Skip to main content
What is Immoral or Scandalous Matter?

Some may think this is a very subjective definition, but I assure you, the USPTO sees it differently. Here is what they have to say about it:

“Section 2(a) of the Trademark Act, 15 U.S.C. §1052(a), is an absolute bar to the registration of immoral or scandalous matter on either the Principal Register or the Supplemental Register.

Although the words “immoral” and “scandalous” may have somewhat different connotations, case law has included immoral matter in the same category as scandalous matter.

In affirming a refusal to register a mark as scandalous under §2(a), the Court of Customs and Patent Appeals noted dictionary entries that defined “scandalous” as, inter alia, shocking to the sense of propriety, offensive to the conscience or moral feelings or calling out for condemnation. McGinley, 660 F.2d at 486, 211 USPQ at 673 (mark comprising a photograph of a nude, reclining man and woman, kissing and embracing, for a “newsletter devoted to social and interpersonal relationship topics” and for “social club services,” held scandalous). The statutory language “scandalous” has also been considered to encompass matter that is “vulgar,” defined as “lacking in taste, indelicate, morally crude.” In re Runsdorf, 171 USPQ 443, 444 (TTAB 1971).

Dictionary definitions alone may be sufficient to establish that a proposed mark comprises scandalous matter, where multiple dictionaries, including at least one standard dictionary, all indicate that a word is vulgar, and the applicant’s use of the word is limited to the vulgar meaning of the word...(1-800-JACK-OFF and JACK OFF held scandalous, where all dictionary definitions of “jack-off” were considered vulgar) ...(Board sustained opposition finding that SEX ROD was immoral and scandalous under §2(a) based on dictionary definitions designating the term “ROD” as being vulgar, and applicant’s admission that SEX ROD had a sexual connotation)...(multiple dictionary definitions indicating BULLSHIT is “obscene,” “vulgar,” “usually vulgar,” “vulgar slang,” or “rude slang” constitute a prima facie showing that the term is offensive to the conscience of a substantial composite of the general public).”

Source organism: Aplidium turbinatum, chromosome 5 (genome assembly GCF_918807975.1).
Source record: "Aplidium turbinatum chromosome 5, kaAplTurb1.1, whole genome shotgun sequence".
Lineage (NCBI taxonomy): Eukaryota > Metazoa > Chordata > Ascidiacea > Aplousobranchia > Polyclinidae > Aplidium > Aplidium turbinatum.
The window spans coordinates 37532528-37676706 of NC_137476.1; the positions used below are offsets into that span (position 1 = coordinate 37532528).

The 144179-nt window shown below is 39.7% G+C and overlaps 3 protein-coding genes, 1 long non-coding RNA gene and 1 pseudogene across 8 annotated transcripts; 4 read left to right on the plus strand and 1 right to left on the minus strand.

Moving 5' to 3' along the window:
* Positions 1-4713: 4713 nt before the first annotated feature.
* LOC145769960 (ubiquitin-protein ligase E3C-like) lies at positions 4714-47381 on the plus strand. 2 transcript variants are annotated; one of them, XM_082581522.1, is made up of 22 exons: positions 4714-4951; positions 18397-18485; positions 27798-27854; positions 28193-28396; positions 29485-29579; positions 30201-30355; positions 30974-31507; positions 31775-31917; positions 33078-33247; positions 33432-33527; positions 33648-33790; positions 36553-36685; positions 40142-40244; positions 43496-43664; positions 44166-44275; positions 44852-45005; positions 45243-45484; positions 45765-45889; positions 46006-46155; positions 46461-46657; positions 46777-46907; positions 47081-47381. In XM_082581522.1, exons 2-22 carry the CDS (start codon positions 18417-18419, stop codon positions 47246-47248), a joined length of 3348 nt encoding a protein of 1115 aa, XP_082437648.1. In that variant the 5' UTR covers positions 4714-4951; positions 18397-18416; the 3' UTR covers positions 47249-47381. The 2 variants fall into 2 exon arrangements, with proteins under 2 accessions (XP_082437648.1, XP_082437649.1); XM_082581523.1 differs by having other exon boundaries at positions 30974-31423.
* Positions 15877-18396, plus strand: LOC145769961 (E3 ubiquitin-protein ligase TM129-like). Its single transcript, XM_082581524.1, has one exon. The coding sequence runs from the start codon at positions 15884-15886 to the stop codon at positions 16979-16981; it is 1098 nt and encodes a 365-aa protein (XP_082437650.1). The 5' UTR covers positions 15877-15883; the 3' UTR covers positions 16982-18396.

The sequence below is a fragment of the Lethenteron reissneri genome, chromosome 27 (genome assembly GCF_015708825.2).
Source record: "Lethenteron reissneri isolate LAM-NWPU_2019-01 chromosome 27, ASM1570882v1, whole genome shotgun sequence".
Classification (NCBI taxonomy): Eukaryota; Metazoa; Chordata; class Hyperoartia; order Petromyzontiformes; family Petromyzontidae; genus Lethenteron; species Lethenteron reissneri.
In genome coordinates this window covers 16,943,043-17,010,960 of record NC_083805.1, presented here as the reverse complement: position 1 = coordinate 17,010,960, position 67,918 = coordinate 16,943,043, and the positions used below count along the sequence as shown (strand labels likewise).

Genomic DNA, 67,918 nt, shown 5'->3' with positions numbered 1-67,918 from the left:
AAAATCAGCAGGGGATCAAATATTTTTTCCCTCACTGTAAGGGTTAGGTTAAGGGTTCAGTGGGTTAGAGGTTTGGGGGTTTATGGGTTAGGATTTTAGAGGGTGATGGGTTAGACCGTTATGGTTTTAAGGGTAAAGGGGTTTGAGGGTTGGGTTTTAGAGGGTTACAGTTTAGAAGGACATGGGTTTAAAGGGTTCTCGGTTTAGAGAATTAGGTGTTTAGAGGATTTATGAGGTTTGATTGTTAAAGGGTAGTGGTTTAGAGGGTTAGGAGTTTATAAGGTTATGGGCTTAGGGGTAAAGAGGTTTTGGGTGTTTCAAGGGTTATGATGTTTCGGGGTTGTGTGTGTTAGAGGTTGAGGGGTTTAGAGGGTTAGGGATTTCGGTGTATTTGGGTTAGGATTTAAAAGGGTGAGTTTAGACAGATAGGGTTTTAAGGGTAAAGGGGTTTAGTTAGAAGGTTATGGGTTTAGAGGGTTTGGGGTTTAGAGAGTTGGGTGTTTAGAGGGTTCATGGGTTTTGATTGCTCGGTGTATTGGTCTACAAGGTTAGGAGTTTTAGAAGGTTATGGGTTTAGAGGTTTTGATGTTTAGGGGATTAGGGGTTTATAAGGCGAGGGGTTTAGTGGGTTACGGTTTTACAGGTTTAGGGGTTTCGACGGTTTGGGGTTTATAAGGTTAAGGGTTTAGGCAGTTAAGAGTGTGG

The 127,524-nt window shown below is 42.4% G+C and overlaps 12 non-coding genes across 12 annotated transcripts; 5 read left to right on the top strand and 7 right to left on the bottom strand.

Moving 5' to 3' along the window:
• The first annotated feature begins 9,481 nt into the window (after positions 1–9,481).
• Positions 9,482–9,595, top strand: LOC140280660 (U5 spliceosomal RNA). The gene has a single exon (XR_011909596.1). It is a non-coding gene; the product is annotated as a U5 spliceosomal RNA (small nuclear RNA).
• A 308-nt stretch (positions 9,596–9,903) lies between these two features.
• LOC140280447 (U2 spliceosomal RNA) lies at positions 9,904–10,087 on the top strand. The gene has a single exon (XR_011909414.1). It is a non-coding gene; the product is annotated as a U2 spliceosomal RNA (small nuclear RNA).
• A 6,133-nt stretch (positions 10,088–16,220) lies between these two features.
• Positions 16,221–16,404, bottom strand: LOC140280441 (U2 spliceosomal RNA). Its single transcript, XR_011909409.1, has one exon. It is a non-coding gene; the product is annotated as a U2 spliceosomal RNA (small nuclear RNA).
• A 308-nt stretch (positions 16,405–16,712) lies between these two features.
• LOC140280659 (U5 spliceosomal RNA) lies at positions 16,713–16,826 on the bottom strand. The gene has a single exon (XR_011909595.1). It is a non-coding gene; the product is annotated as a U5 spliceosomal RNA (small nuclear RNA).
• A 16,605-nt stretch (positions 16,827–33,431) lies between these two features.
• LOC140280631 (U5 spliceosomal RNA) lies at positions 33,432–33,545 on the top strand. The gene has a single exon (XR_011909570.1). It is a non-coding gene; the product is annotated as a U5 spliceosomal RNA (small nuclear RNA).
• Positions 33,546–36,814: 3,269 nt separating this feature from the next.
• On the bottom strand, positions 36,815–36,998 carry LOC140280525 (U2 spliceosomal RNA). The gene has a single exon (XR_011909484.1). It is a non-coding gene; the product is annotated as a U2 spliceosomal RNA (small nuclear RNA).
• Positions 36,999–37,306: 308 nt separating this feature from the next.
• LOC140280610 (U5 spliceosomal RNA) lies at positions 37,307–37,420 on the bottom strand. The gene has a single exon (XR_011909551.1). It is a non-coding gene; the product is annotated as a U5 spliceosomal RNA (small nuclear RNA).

A lot of verbiage to read in an attempt to get a feel for “scandalous” or “obscene”, I know, but the USPTO is pretty strict on their definition. And it’s no use using your creative spelling variations such as FUK or SH*T, the USPTO isn’t going to be fooled or lenient. Both of those variations are Abandoned marks after the USPTO had this to say:

Refusal: Immoral or Scandalous Matter

Registration is refused because the proposed mark consists of or comprises immoral or scandalous matter:

Certain commonly “scandalous”, or at least questionable words or phrases, may be allowed depending on the connotation and/or industry. For example, DICK, a series of hand tools, is a registered trademark. Since no evidence of a refusal for scandalous matter is recorded, I can only attribute this to the fact that Dick is a common nickname for Richard and that the product is nothing at all to be perceived as immoral or scandalous. I am sure it would be a different outcome if the product was, for example, a line of adult toys.

On the same token, we must consider that an application is at the mercy of the Examining Attorney at the USPTO that receives the application. An example is the mark YOU [heart] COCK, refused and now abandoned on the basis of immoral and scandalous matter, while COCK BRACELET, sporting a logo inclusion of a rooster, is registered for jewelry, namely bracelets.